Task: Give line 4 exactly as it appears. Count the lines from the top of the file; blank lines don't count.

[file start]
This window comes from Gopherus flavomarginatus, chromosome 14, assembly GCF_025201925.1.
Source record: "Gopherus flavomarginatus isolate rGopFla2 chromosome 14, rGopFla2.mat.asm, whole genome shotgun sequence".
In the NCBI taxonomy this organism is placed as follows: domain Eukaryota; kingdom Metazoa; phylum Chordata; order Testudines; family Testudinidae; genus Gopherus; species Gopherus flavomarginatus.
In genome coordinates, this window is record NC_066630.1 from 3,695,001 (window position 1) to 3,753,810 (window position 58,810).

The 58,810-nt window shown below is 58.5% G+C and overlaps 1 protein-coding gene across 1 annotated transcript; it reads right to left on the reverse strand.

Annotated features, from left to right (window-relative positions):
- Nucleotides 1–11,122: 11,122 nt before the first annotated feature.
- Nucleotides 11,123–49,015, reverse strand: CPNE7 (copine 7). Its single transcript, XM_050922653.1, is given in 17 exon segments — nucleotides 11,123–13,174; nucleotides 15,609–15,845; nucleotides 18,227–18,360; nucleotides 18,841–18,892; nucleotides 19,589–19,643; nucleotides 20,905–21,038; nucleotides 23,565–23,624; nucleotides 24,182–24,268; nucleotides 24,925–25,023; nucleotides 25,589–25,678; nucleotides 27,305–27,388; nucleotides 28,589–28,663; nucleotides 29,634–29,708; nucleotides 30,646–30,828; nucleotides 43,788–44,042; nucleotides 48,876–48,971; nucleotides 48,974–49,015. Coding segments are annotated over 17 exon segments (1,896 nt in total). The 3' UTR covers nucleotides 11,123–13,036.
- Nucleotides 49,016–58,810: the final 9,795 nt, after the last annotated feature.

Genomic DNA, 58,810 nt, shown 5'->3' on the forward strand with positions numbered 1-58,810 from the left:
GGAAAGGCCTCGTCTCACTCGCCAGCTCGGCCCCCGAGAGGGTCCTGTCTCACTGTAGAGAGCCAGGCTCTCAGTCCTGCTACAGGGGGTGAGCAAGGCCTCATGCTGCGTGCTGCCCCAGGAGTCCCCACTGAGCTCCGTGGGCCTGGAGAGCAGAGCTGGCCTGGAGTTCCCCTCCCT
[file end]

In genome coordinates, this window is record NC_066630.1 from 3,695,001 (window position 1) to 3,753,810 (window position 58,810).